Arizonans should anticipate mobile device alerts


The Federal Emergency Management Agency in coordination with the Federal Communications Commission will conduct a nationwide test of the Emergency Alert System (EAS) and the Wireless Emergency Alerts (WEA) on Sept. 20, 2018.

The Presidential-level Wireless Emergency Alert test message will be sent to mobile devices at 11:18 a.m. MST.  The Emergency Alert System test message will be sent via radio and television broadcasters, cable systems, satellite radio and television providers at 11:20 a.m. MST.

“We want to spread the word about the upcoming tests so Arizonans will not be alarmed when cell phones sound alerting tones or see scrolling messages on their televisions,” said Wendy Smith-Reeve, deputy director for the Arizona Department of Emergency and Military Affairs. “Testing communication pathways ensures resiliency of public warning infrastructure and distribution methods.”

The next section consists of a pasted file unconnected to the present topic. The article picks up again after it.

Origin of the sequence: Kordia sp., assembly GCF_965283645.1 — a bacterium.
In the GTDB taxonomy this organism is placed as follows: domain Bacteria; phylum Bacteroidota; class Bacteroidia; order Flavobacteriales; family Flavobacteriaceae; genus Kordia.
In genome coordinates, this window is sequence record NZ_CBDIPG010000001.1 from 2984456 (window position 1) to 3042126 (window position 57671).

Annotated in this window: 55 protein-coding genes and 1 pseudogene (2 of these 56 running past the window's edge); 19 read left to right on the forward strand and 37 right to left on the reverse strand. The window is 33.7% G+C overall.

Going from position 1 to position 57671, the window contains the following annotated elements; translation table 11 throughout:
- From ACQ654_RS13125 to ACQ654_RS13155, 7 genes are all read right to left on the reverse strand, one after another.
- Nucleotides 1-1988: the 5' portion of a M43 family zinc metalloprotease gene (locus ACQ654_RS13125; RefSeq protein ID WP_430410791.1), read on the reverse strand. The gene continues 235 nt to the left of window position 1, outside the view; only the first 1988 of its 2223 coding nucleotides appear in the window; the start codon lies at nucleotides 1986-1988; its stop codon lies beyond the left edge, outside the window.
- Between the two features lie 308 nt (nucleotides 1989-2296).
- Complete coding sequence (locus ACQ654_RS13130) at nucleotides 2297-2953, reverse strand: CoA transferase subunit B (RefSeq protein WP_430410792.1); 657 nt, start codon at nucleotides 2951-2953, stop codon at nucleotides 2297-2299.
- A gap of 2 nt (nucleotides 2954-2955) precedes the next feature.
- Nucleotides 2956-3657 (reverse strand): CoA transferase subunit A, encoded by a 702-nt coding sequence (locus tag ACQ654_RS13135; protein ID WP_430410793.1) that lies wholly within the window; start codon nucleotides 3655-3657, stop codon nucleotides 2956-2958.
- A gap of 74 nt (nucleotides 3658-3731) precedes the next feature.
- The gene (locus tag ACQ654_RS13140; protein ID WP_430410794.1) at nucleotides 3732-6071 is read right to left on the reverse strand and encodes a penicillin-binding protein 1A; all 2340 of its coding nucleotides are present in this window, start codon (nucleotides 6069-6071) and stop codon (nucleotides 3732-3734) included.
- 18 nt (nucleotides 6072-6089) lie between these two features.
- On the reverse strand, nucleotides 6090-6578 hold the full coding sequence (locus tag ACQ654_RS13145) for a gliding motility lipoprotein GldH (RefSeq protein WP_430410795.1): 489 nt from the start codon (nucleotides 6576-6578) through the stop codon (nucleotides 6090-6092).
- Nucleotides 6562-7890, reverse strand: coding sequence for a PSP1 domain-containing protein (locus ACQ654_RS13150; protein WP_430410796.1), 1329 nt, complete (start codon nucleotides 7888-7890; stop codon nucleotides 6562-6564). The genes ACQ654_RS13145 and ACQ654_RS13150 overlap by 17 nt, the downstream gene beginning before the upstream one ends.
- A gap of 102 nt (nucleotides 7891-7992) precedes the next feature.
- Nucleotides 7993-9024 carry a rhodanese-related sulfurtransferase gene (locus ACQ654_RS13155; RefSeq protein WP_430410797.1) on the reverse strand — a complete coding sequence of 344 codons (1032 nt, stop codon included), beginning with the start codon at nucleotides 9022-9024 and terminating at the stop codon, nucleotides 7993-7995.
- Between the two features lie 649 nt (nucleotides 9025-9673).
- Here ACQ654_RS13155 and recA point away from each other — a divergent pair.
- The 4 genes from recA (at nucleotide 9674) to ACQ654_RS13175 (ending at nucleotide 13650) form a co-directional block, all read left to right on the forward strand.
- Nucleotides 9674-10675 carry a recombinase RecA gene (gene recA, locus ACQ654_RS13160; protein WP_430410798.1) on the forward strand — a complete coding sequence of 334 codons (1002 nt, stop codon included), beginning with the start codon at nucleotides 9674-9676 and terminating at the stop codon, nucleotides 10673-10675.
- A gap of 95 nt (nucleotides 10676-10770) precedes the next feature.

This will be the first nationwide test of the Presidential-level Wireless Emergency Alert.  The results of the test will be used to determine whether improvements are needed to Integrated Public Alert and Warning System.

There are three categories of alerts that can be sent through Wireless Emergency Alerts:  imminent threat alerts about threatening emergencies in an area including extreme weather, AMBER alerts, and Presidential alerts about emergencies of national consequence.  Users may opt out of receiving alerts in the imminent threat and AMBER categories but cannot opt out of receiving Presidential alerts.

In the event of unforeseen circumstances, such as a major weather emergency, the backup date for the IPAWS National Test is Wednesday, Oct. 3 at 11:20 a.m. MST.

The testing of the emergency alert system comes during Arizona Preparedness Month, which runs through the end of September. Arizonans are encouraged to learn the four steps of all- hazard emergency preparedness on the Arizona Emergency Information Network, or to follow the Arizona Emergency Information Network (AzEIN) on Twitter and Facebook to stay up-to-date with the state’s latest emergency updates, hazard information and preparedness advice. 

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